New Challenges Ahead for DRDO
By Hemant Kumar Rout | Published: 07th January 2014 10:15 AM |
The new year poses greater challenges for the Defence Research and Development Organisation (DRDO).
This year, India is contemplating maiden tests of its longest range undersea missile K-4 and a newly developed exo-atmospheric interceptor missile besides the retest of indigenously developed missile Nirbhay which had failed in its first attempt last year.
Though the elite defence organisation last year conducted many successful trials of its indigenously developed missiles, it drew flak from Defence Minister AK Antony for many of its projects which are running behind schedule.
The phase-II of Light Combat Aircraft, which was supposed to be completed in 2008, is now scheduled to be completed in December 2015 while completion of phase-I of Naval Light Combat Aircraft has been pushed to December this year from March 2010.
Other important projects running behind schedule are Airborne Early Warning and Control System, long range surface-to-air missile and air-to-air missile. DRDO was expected to wrap these projects up by October 2011, May 2011 and August 2012 respectively but the deadline has been extended to March this year, December 2015 and December 2016.
However, the eventful 2013 saw augmentation of nation’s defence preparedness by adding new weapons. Successful test flight of 5,000-km range Intercontinental Range Ballistic Missile (ICBM) Agni-V, launching of long range cruise missile Nirbhay and continued successful user trials of Agni-I, Agni-II, Agni-III, Prithvi-II, Dhanush, supersonic BrahMos and interceptor missile B-05 during the year displayed the nation’s prowess and self-reliance in advanced missile technology development programme.
Last year also witnessed capacity building in existing and new strategic areas through acquisitions and development of new weapons and platforms which include commissioning of India’s biggest aircraft carrier 44,500 tonne capacity INS Vikramaditya on November 16, preceded by the launching of India’s own IAC-INS Vikrant and commissioning of deadly MIG-29K squadron into the Indian Navy.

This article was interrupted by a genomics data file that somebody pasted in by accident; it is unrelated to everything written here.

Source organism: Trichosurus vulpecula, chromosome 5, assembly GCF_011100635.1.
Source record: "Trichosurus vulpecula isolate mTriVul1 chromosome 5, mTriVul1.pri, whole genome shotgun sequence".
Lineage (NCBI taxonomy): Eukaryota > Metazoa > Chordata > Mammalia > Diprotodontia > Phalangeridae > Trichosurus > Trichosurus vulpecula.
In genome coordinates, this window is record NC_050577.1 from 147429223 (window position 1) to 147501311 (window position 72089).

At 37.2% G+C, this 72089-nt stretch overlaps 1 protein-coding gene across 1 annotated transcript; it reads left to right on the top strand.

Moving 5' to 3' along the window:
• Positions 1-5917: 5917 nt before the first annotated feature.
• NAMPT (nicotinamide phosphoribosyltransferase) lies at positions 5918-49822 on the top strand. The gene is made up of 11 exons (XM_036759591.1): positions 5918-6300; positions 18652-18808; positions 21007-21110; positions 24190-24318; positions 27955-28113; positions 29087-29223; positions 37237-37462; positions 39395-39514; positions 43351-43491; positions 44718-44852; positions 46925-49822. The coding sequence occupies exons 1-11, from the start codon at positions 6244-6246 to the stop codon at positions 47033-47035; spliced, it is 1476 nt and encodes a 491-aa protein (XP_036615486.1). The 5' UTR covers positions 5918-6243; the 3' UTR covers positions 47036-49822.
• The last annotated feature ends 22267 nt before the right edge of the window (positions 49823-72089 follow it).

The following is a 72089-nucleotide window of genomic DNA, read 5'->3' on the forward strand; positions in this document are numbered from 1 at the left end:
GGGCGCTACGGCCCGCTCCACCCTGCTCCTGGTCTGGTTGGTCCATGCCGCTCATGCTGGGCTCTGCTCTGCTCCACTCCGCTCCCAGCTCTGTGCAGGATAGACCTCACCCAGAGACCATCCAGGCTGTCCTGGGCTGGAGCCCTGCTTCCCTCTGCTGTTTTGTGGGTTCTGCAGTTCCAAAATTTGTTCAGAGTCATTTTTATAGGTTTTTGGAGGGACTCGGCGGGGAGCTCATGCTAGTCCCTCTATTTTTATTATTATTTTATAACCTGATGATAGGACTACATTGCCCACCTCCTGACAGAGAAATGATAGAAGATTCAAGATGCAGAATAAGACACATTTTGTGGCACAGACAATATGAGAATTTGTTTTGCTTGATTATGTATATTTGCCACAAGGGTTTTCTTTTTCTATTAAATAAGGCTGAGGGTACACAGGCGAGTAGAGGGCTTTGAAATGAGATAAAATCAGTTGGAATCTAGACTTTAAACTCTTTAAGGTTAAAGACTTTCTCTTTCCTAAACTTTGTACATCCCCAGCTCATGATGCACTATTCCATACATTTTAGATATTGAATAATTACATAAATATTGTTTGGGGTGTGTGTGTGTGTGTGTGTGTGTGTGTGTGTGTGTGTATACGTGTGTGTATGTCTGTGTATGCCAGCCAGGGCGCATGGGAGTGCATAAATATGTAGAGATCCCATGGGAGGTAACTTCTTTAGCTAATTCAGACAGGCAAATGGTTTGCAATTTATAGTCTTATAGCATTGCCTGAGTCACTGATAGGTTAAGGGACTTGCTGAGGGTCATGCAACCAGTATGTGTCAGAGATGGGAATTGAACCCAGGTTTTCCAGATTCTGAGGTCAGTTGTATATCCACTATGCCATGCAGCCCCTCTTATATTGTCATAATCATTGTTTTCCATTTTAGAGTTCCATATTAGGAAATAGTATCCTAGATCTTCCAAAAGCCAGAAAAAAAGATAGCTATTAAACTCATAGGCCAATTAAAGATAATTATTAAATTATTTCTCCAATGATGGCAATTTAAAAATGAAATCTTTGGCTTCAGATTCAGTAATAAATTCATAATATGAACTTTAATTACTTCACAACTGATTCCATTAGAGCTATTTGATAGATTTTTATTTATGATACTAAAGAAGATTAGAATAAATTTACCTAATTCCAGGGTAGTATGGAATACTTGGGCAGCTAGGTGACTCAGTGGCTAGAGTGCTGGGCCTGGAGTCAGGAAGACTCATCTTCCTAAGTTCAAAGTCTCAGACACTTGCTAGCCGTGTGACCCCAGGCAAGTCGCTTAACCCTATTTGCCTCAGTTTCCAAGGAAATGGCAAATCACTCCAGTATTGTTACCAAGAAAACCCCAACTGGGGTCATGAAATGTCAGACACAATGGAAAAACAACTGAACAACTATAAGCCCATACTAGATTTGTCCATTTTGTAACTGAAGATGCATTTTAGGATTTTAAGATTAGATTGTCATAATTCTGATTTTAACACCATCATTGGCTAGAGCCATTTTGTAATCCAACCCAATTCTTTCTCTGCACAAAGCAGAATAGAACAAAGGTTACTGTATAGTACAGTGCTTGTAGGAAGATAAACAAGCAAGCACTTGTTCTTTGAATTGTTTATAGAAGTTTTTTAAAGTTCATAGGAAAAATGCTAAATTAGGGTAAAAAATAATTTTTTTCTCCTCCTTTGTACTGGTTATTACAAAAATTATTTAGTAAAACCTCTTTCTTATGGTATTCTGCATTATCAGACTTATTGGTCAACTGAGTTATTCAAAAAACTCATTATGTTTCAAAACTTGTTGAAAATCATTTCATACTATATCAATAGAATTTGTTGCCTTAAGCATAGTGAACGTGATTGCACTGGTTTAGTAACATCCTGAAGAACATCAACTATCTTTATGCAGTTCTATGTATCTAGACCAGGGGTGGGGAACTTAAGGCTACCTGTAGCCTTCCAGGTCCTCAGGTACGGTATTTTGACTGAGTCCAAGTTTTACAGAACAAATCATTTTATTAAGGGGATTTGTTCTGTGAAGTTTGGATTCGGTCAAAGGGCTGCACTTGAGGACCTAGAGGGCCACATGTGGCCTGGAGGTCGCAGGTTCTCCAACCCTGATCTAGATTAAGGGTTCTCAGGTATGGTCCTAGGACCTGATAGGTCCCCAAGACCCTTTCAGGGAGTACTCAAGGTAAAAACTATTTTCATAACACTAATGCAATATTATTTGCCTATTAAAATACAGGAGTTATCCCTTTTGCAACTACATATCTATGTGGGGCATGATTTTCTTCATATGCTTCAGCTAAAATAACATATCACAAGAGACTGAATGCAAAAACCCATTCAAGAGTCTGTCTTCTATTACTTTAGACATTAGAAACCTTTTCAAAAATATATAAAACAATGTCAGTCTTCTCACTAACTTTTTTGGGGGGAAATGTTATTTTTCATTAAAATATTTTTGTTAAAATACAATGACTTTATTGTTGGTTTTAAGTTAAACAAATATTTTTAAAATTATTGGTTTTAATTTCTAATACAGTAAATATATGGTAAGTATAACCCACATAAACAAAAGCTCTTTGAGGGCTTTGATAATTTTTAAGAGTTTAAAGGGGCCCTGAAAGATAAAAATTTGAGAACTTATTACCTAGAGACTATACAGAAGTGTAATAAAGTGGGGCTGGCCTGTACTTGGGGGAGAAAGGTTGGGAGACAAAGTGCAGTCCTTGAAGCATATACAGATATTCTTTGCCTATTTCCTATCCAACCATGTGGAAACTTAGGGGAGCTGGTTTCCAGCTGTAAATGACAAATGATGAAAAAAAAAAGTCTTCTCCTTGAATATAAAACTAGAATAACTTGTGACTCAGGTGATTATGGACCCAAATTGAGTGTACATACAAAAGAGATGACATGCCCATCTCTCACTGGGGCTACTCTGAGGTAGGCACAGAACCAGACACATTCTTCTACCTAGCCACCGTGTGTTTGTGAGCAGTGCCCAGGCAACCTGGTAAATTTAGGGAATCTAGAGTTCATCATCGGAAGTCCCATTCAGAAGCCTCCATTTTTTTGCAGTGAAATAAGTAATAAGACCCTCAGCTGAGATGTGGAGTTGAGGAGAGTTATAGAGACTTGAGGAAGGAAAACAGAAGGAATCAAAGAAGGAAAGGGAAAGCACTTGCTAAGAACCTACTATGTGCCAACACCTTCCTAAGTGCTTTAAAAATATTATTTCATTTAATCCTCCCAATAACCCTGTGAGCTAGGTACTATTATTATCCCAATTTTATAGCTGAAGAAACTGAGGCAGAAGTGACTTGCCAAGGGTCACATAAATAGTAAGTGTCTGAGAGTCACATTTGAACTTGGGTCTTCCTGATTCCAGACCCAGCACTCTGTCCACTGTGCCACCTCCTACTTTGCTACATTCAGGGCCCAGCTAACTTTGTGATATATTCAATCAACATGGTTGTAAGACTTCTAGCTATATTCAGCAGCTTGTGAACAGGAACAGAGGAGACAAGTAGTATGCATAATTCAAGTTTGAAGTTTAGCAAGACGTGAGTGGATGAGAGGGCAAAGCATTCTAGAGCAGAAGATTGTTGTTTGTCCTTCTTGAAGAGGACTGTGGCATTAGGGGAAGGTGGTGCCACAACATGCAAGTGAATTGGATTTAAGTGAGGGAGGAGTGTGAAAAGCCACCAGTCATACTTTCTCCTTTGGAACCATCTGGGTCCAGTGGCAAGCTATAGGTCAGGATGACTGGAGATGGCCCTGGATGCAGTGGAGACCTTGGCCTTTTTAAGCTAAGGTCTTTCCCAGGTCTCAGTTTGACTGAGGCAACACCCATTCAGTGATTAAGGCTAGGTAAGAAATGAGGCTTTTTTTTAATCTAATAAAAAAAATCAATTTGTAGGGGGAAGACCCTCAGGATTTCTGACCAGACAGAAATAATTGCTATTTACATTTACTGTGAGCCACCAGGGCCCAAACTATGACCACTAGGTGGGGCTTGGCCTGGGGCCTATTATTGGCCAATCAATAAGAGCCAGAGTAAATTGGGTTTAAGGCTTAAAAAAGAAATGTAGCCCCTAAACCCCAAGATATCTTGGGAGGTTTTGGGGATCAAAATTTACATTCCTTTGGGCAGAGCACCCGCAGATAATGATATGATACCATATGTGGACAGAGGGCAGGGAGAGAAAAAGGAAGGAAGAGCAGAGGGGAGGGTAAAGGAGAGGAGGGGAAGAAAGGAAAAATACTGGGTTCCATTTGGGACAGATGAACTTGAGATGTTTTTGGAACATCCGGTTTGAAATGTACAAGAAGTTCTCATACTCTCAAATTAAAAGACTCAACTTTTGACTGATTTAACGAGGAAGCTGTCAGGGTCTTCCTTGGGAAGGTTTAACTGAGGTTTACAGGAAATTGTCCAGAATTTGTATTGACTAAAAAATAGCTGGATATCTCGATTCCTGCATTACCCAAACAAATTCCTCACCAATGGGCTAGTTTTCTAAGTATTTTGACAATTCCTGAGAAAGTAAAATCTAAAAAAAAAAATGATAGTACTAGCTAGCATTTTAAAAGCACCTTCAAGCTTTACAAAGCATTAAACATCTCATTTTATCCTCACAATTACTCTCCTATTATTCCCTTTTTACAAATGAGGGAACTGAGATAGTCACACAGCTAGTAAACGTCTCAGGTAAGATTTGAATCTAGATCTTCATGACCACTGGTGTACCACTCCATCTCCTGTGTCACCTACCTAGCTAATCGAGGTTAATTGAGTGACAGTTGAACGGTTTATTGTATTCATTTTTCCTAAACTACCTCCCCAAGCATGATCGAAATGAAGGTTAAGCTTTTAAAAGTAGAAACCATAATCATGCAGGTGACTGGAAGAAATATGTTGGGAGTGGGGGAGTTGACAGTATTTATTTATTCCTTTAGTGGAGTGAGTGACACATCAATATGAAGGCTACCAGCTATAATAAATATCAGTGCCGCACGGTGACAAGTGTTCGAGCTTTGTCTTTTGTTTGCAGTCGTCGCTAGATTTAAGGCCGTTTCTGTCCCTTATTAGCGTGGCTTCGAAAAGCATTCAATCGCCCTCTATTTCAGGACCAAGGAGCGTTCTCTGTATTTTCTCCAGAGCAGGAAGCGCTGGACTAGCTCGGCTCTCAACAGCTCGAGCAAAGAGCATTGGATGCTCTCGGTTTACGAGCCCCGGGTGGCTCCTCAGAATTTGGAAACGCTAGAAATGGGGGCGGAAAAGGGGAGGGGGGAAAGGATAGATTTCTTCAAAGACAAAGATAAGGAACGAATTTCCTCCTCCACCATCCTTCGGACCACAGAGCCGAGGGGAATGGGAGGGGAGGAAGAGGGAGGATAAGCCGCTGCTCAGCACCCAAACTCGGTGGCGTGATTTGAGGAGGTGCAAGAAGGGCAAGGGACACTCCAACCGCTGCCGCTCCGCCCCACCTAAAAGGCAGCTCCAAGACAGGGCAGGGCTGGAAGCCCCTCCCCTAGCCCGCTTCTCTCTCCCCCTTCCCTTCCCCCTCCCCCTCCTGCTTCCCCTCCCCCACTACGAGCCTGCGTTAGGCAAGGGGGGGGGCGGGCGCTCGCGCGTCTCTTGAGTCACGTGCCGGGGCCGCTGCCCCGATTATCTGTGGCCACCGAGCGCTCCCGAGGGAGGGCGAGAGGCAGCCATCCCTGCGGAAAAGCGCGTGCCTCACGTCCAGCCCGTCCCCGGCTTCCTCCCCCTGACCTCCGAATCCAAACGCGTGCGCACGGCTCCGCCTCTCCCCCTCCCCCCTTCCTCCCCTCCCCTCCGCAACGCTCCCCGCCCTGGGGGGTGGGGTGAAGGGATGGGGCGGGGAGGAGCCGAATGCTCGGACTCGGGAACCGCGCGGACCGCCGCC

Similarly, induction of first P-8I Boeing aircraft into the Navy along with joining of C-17 Globemaster-III and Pilatus PC-7MKII aircraft into the Indian Air Force consolidated the country’s hold in different strategic, logistics and training arena. Adding another feather to its crown of superior State-of-the-art nuclear technology, defence scientists successfully activated the atomic reactor on board INS Arihant on August 10.
Along with these highs, there were some lows as well. The devastating fire accident in frontline submarine INS Sindhurakshak at Mumbai Naval dockyard on August 14 claiming 18 lives including three officers was another big loss to the Indian Navy.
This year, supersonic cruise missile BrahMos was for the first time successfully test fired from an underwater platform and a newly acquired Russian warship INS Tarkash. However, the failure of sub-sonic cruise missile Nirbhay and pilotless target aircraft Abhyas in their maiden attempts left the DRDO bosses worried.
India launched its first indigenous aircraft carrier INS Vikrant on August 12 at Kochi marking the end of Phase-I (IAC-I) of the project. Induction of the first fully Indian manufactured Hawk Advanced Jet Trainer (AJT) at INS Dega, commissioning of INS Vikramaditya, Advanced Light Helicopter (Dhruv) Squadron, INS Sarayu and INS Trikand were some of good news for the country.